Auditory processing evaluations are most often performed on school age children although many adults are also tested. In order to be diagnosed with auditory processing disorder, a child needs to be at least 5 years old. However, early weaknesses in auditory processing skills can be identified in children as young as age 3. Since the brains of children this young haven’t matured enough to process a lot of complex information, fewer materials are available for this age range but some tests provide normative data in children as young as age 3.
Early intervention is critical. This is well documented in children with hearing loss, and young children showing early signs of struggling to understand spoken language or remember what is heard can benefit from activities to promote listening skills and stimulate language development. Auditory Processing Center believes that intervention for children showing weaknesses in listening skills should not be delayed based on a child’s young age. Many techniques used in auditory-verbal therapy and in auditory training in infants and young children with hearing loss can be very beneficial. There are activities that can be performed at home as well as many apps to promote listening skill development.
Normal or Near Normal Hearing
The individual should have a normal audiogram. If the child has only had a hearing screening (like what is done in schools or pediatrician’s offices), the child will need a full audiological evaluation prior to being seen for an APD evaluation. This can easily be done on the same day as the APD evaluation. Some auditory processing tests can be administered to individuals with hearing loss, but for a full APD evaluation an individual needs to have normal pure-tone thresholds.
The child should either have normal intelligence (IQ) or the cognitive assessment scores from psychological testing must be provided so that test results can be interpreted correctly. Often nonverbal intelligence tests, which are language free measures of cognitive ability are more reliable and provide a more accurate measure of intelligence in individuals who have problems processing verbal information. On tests that provide both verbal and non-verbal measures, a discrepancy in scores is often seen, with significantly better nonverbal performance in individuals with auditory processing issues. However, this is not always the case if the child has visual processing disorder causing poor visual perceptual skills. The better measure, which could be verbal or nonverbal, should be considered when estimating a child’s cognitive potential. Even if scores are mildly delayed for the child’s chronological age, APD testing can still be performed. At Auditory Processing Center we are able to convert scores to a child’s mental age equivalent so that APD testing is accurate. Failure using the child’s mental age equivalent would indicate that the child has a real auditory processing deficit not specific to the child’s cognitive/intellectual or developmental limitations. Auditory Processing Center has successfully evaluated many individuals with below average IQ as well as moderate to high functioning individuals on the autism spectrum. Referrals are considered on a case by case basis based on individual circumstances, needs, and abilities.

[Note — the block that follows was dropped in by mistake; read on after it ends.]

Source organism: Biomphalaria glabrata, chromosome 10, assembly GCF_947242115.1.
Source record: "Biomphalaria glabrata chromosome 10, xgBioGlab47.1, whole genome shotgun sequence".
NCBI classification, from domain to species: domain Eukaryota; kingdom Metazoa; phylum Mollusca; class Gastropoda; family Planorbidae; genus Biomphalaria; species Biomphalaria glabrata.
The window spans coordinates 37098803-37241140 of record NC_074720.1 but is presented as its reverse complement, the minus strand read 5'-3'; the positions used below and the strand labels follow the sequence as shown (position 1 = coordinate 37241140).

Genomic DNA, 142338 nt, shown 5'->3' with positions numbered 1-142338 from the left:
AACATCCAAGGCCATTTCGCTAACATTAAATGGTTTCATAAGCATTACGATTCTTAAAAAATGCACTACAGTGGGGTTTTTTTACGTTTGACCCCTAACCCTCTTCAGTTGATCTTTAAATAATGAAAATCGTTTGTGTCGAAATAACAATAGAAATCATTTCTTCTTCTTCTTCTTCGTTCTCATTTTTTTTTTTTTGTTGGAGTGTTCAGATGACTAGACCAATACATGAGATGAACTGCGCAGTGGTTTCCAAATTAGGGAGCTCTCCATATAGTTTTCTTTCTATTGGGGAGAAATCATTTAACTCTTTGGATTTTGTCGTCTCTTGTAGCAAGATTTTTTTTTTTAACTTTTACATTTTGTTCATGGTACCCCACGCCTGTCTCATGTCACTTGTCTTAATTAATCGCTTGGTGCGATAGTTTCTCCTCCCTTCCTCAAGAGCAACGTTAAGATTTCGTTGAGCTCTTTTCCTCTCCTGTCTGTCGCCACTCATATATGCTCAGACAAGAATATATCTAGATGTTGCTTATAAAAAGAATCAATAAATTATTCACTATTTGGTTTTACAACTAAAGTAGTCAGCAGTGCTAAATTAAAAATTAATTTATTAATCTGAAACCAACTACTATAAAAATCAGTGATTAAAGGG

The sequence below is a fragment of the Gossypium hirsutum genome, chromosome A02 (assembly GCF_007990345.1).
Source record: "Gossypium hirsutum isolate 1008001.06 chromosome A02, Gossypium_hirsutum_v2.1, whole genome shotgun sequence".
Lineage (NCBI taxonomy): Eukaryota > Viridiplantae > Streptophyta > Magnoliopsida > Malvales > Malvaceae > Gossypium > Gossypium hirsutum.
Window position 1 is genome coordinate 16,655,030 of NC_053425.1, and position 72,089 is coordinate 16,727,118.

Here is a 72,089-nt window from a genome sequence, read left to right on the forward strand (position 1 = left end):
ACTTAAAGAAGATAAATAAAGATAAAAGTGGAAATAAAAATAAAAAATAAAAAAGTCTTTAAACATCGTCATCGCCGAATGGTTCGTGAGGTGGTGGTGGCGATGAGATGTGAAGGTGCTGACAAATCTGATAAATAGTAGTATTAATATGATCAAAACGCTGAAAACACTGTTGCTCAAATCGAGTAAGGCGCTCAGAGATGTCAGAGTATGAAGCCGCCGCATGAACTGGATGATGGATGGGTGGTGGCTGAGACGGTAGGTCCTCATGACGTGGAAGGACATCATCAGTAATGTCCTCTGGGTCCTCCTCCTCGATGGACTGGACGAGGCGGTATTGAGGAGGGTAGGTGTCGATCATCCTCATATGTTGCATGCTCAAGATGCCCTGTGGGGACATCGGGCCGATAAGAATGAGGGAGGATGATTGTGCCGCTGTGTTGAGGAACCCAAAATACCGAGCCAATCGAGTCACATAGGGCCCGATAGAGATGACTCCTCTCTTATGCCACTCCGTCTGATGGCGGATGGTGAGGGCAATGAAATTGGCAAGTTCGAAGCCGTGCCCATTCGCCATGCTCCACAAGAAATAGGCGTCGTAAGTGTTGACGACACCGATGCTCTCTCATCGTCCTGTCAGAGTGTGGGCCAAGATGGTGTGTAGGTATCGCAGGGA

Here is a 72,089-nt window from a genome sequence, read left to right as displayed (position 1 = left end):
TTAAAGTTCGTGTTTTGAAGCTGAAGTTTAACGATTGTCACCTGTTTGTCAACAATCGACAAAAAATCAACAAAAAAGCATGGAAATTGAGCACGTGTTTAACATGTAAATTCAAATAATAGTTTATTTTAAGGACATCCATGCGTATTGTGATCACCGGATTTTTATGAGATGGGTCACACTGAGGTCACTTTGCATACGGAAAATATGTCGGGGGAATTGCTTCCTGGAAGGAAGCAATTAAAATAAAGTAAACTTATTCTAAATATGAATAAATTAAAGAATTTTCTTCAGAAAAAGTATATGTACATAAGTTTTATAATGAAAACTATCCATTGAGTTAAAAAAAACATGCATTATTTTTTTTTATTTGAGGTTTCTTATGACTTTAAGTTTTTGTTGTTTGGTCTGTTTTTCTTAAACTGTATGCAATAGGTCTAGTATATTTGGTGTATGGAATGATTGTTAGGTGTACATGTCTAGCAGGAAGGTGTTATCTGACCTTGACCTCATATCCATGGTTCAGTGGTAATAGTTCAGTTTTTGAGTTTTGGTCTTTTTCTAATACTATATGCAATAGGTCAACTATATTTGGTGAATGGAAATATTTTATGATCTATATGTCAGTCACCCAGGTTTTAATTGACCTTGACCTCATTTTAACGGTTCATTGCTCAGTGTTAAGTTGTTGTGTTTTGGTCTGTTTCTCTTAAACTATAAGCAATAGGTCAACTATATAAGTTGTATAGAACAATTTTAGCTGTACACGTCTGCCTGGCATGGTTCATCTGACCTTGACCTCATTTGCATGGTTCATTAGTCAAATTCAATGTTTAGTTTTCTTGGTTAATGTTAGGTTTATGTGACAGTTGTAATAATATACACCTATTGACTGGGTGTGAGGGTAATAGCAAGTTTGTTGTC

Both children with normal speech and children with articulation errors can be tested. Most testing in an auditory processing evaluation requires the listener to repeat information heard. Therefore, the child’s speech must be understandable in order to administer these assessments. Children with substantial speech articulation errors can still be evaluated, but different assessments that require the child to pictures are often used so that tests can be scored accurately. Persistent articulation errors when the child has been receiving speech-language therapy is a big red flag that the child is not perceiving speech sounds correctly because we talk the way we hear.
The child’s attention skills need to be within an average range, or if the child has ADD/ADHD it needs to be effectively managed with medication. It is important to be confident that poor performance on the APD test battery is truly reflecting your child’s auditory processing skills. Listening is an active process that requires attending to and focusing on things of interest while dismissing things of less interest. If an attention deficit is suspected, your child’s auditory attention skills may be screened prior to administering the APD battery. APD testing is administered in short segments and children are given several play breaks while tests are being scored. Auditory Processing Center also utilizes some tests that compare your child’s scores in noise to his/her own baseline of performance in quiet conditions. When interpreted as a part of a full test battery, these assessments are resistant to the effects of attention. Therefore, in children with suspected attention deficit, a reliable APD evaluation can still be obtained.